The recent terror attack at the Lions’ Gate in Jerusalem reminded me, as if I needed reminding, of the complexity of the Jewish-Arab conflict in the land of Israel.
There are actually three separate conflicts raging in the same place, involving more or less the same people. They have distinct objectives, but they are intertwined in a complex way, which is detrimental to ending any of them.
The first is the political conflict between the State of Israel and the PLO in its embodiment as the Palestinian Authority (PA). This is a disagreement over borders, settlements, security, and other geopolitical issues.
The second is the national conflict between the Jewish people and those Arabs whose self-defining national narrative is that of “Palestinians.” This is a disagreement that can be characterized as an argument over the historical title to the land between the river and the sea.
The third is the religious conflict between Jews and Muslims. This stems from the Islamic ideas that Muslims are superior to non-Muslims (especially Jews), that they should live under shari’a (which implies Muslim sovereignty), and that land that has once been Muslim must not be allowed to remain in the hands of infidels.
The various attempts to end the conflict have mostly focused on the political conflict, and to a great extent ignored the national and religious ones. This confuses people who don’t understand or aren’t aware of the latter two, which in my opinion are far more important than the political one.
So, for example, when Yasser Arafat walked away from a political compromise at Camp David/Taba that was unprecedented in its generosity, US President Clinton was shocked. But the compromise did not include recognition of a right of return for Arab refugees, and thus represented an defeat in the national conflict that could not possibly be accepted by Arafat.
The Arab position in the national conflict is based on the Palestinian narrative, in which the “Palestinian people” are a distinct people who have been living for many generations, even from biblical times, in the land. They had a flourishing civilization which was usurped by Zionist colonizers, who invaded Palestine and dispossessed the indigenous Palestinian inhabitants in 1948. The continued occupation – which includes the territory on both sides of the Green Line – is a continued besmirching of Palestinian honor.
This story is entirely false, but that doesn’t matter, because the Arabs firmly believe it, and – of great importance in an honor-shame culture – much of the rest of the world believes it too. The implication of the story is that the “Palestinian people” had their most important possession, their land, taken from them by force – and they were unable to prevent it. Not only that but (and here we see the interplay between the national and religious conflicts) it was done by the despicable Jews. Only a complete reversal of the act of dispossession, in which Palestinians violently dispossess the Jews, can begin to restore Palestinian honor.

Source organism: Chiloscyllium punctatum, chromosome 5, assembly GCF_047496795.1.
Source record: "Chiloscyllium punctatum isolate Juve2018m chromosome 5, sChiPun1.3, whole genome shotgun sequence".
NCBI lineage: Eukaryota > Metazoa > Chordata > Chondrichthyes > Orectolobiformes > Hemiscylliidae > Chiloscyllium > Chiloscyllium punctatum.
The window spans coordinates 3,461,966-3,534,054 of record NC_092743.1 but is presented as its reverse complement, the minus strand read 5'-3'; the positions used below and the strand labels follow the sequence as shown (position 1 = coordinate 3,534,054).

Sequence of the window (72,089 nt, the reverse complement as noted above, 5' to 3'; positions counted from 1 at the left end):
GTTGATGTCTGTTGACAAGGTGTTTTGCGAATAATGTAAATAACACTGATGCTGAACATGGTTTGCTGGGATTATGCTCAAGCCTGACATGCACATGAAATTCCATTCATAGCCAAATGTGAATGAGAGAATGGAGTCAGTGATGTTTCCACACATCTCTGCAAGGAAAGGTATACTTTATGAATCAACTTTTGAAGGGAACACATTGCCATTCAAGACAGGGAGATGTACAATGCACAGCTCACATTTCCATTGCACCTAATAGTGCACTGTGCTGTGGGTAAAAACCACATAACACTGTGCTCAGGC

The religious and national conflicts are intertwined. The original Hamas charter refers to the land between the river and the sea as an “Islamic waqf,” that is, as inalienably Islamic property, once governed by Muslims and now in the hands of infidels. The imperative to regain this land for religious reasons is thus added to the need to do so in order to restore national honor.
The conflict that is going on right now at the Temple Mount is over both religion and national honor. Of course there is no Islamic issue with metal detectors, which are in use in Mecca during the Haj, along with even more invasive security measures. However, the idea that Jews (or non-Muslim Israelis like Druze police officers) can decide who is allowed to enter the site damages the honor of the Arabs, both as Muslims and as Palestinians. The fact that these metal detectors were introduced in response to a brutal murder is not relevant for Palestinians who believe that violent ‘resistance to occupation’ is fully justified, and for Muslims who believe that jihad for the sake of recovering land that was once dar al-islam is praiseworthy.
In other words, the murder of the two policemen is not seen as immoral, but Jewish control of Muslim Palestinians is.
There is no way to separate these conflicts. Not only that, but the tools that would be employed for solving the political one – negotiations, compromise, concessions on both sides – are precisely the wrong ones to use for conflicts based on honor and religion. In the latter cases, concessions are seen as admissions of weakness, a reason to push harder. So it isn’t puzzling that Arafat responded to the failed Camp David negotiations by launching the Second Intifada; he saw the Clinton and Barak offers as signaling their desperation, and expected that more violence would bring about the collapse of the tottering colonialist empire (despite all his years of trying to kill them, he never understood Israelis).
In pre-modern days, national and religious conflicts were easy to solve. The side with military superiority would drive out, kill or enslave the enemy population. In the today’s enlightened world, it’s not so easy (although third-world actors still do it under the Western radar whenever possible). This is surely the option the Arabs would take if Israel were weaker, but Israel is too Western and too modern to behave like that.
Sometimes what appears to be human progress is actually the opposite. Contemporary diplomacy can only solve political conflicts, not ones about national honor or religion. So they go on forever.
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